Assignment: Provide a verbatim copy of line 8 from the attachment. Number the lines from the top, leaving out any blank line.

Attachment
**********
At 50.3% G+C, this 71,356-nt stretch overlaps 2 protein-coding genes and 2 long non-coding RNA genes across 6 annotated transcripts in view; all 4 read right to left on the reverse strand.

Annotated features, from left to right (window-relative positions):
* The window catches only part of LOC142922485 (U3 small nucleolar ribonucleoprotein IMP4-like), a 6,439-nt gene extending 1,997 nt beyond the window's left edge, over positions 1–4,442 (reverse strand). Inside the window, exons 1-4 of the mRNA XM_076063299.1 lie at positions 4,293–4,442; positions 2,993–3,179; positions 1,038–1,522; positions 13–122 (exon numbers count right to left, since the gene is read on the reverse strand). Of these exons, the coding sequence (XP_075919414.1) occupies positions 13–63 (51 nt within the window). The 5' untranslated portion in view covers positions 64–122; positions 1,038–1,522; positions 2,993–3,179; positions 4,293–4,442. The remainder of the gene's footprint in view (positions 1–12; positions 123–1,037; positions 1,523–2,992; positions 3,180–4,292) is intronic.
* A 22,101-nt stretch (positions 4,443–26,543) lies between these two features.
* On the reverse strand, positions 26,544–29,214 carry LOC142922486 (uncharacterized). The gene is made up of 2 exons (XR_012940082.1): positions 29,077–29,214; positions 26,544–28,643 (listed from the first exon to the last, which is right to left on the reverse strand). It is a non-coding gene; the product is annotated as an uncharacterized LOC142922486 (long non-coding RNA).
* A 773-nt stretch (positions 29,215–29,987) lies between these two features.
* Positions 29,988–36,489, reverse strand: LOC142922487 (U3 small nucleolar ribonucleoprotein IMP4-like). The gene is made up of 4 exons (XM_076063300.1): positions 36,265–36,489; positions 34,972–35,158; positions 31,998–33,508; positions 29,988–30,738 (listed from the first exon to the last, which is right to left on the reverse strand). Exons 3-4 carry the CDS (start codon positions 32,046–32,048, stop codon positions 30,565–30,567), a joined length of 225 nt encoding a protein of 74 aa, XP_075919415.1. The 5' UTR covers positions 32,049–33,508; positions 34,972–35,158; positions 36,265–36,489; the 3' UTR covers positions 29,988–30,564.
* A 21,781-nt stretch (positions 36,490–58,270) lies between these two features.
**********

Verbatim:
* A 21,781-nt stretch (positions 36,490–58,270) lies between these two features.